This storyline is also a major one in the development of the Vision, particularly his relationship with the Scarlet Witch. Speaking of those “out of nowhere” ideas – early in the story, Thomas and artist Neal Adams do a stellar take-off on the Fantastic Voyage by having Ant-Man shrink down and revive a comatose Vision.

Later on, Vision gets to opine about the foolishness of McCarthyism, and it is at this time that he begins to draw closer to his teammate, the Scarlet Witch, who is both a gypsy AND a mutant, so she knows about prejudice!

Thomas has the story leap from location to location, and eventually throws in a number of far-flung space adventures – it’s really a thrill-a-minute.

The artwork by the Buscema brothers and Neal Adams is about as good as you could have possibly hoped for in an early 1970s Marvel comic! Especially Adams’ thrilling issues.

Really, the ideas that Thomas came up with for the Kree/Skrull War would be re-visited time and time again over the next few decades, all the way through to today, making it a truly landmark storyline!

72. “Knightfall” by Doug Moench, Chuck Dixon, Jim Aparo, Norm Breyfogle, Graham Nolan, Jim Balent and a number of inkers (Batman #491-500, Detective Comics #659-666) – 146 points

The basic gist of Knightfall is that this fellow named Bane shows up in Gotham City with basically one goal – “break” Batman.

To achieve this, Bane frees all the inmates of Arkham Asylum to force Batman to capture them all before they can do too much damage.

This results in a frantic series of stories as Batman hunts down all the escapees, allowing writers Moench and Dixon to feature the whole gamut of cool Batman villains.

Meanwhile, the man formerly known as Azrael, Jean-Paul Valley, has been training with Robin to be a hero.

When Batman finally captures all the villains, he is naturally exhausted. Unknown to him, though, this is the time that Bane chooses to strike, and he ultimately deals Batman a tragic blow.

This leads to Jean-Paul Valley taking up the mantle of Batman, giving Bane quite a surprise!

This story was a bit of a social experiment on the part of Batman editor Denny O’Neill. He wanted to show just why Batman was so special, and to do so, he would have a “Batman for the 90s” show up, all the better to contrast with the original (and, of course, hopefully this new character could be spun off into his own book when Batman returned, which is just what happened).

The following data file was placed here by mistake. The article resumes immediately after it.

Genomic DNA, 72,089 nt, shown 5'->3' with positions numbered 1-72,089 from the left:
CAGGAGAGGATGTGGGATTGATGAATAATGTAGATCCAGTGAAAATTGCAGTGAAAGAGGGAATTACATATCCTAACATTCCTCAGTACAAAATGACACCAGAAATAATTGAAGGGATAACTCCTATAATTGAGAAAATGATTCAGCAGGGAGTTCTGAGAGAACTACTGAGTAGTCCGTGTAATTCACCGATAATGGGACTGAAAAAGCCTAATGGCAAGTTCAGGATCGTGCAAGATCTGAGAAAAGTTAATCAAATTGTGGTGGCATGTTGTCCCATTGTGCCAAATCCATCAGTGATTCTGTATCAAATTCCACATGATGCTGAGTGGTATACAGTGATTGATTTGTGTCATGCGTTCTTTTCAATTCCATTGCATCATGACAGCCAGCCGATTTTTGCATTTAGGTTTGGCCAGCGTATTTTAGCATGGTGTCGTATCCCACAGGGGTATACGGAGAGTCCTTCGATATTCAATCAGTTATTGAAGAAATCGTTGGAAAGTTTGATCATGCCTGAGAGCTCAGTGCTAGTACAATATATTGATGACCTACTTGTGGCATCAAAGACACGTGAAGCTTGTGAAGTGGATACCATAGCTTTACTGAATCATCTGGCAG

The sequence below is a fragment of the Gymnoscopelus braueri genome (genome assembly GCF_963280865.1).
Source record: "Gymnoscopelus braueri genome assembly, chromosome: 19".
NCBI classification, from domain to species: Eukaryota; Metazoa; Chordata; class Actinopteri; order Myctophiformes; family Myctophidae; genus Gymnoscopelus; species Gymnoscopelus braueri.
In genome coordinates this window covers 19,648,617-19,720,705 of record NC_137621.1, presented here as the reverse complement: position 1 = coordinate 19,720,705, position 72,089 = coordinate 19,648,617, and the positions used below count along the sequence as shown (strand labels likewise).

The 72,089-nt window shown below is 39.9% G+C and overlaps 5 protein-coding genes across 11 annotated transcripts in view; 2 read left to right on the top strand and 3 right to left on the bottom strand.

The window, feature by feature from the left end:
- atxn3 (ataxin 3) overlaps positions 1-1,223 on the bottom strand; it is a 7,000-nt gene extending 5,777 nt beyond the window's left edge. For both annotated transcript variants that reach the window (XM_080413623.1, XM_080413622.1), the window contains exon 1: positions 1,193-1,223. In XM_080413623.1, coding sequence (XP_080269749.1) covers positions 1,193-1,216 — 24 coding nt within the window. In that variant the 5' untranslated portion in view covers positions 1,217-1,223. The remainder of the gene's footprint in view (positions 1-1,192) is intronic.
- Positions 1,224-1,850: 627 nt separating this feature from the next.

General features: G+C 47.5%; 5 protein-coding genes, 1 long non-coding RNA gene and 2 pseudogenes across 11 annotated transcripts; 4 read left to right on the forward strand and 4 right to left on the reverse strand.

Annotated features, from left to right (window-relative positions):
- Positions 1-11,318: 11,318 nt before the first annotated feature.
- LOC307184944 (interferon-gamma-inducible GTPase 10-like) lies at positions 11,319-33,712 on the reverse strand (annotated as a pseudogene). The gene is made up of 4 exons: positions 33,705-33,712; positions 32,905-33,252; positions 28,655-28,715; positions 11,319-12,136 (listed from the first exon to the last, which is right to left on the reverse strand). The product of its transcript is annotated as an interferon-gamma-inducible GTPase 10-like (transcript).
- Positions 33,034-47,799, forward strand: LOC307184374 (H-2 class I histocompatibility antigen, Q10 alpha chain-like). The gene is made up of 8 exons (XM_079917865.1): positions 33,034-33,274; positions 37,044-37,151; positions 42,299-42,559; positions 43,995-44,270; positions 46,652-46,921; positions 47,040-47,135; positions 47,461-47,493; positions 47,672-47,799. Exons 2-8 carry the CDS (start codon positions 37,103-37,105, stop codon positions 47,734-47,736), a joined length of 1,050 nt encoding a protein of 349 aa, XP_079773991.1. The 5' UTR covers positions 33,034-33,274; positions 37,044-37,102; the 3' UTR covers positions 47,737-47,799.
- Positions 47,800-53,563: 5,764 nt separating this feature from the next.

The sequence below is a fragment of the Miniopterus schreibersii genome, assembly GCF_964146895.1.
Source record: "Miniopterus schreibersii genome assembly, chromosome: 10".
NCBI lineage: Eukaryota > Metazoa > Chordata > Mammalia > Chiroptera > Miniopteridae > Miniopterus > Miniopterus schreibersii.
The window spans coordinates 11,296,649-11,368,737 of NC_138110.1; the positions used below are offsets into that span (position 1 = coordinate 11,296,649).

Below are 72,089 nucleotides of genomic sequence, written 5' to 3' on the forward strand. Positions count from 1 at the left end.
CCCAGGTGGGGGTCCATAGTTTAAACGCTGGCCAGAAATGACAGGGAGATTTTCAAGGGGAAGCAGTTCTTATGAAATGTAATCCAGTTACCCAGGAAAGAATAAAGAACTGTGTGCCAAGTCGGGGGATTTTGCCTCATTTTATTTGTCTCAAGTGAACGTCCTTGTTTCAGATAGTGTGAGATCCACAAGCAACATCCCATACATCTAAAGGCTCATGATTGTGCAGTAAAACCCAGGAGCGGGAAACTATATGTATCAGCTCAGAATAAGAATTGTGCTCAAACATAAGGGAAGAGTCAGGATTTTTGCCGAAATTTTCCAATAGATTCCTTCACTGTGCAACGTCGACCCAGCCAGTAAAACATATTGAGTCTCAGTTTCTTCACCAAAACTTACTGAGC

71. “Homelands” by Bill Willingham, Mark Buckingham and Steve Leialoha (Fables #36-38, 40–41) – 147 points (1 first place vote)

One of the most notable aspects of Fables is just how well Bill Willingham uses the ensemble nature of the book.

Characters can stay in the background for years before suddenly becoming the star of the book.

That was the case with Boy Blue, the longtime background character who worked as a clerk in the Fabletown offices. Boy Blue seemed like a nice guy, but pretty unassuming. Soon before Homelands began, though, we learned that back in the days when the Fables were trying to escape from their Homelands (and the evil forces of the Adversary), Blue was quite a little warrior. He also had a relationship with Red Riding Hood.

Well, when Red Riding Hood showed up back at the March of the Wooden Soldiers and turned out to be a phony, Blue felt that he owed it to the real Red Riding Hood to save her.

So Blue surreptitiously stole a number of valuable and potent weapons, including the Witching Cloak (which allows him to teleport) and the Volpal Blade (from the poem Jabberwocky – it goes ” snicker-snack” as it cuts through pretty much anything). He also takes the wooden corpse of his friend, Pinocchio.

The rest of the arc, Blue cuts a swath through the Homelands in pursuit of the Adversary himself.

In the end, Blue is shocked to learn the TRUE identity of the Adversary!

It’s a thrilling action-packed adventure with striking art from Mark Buckingham, who has helped Willingham so much in making Fables such a consistently entertaining comic from month to month.

This was a game-changing arc, especially with the identity of the Adversary finally being revealed after almost four years of comics!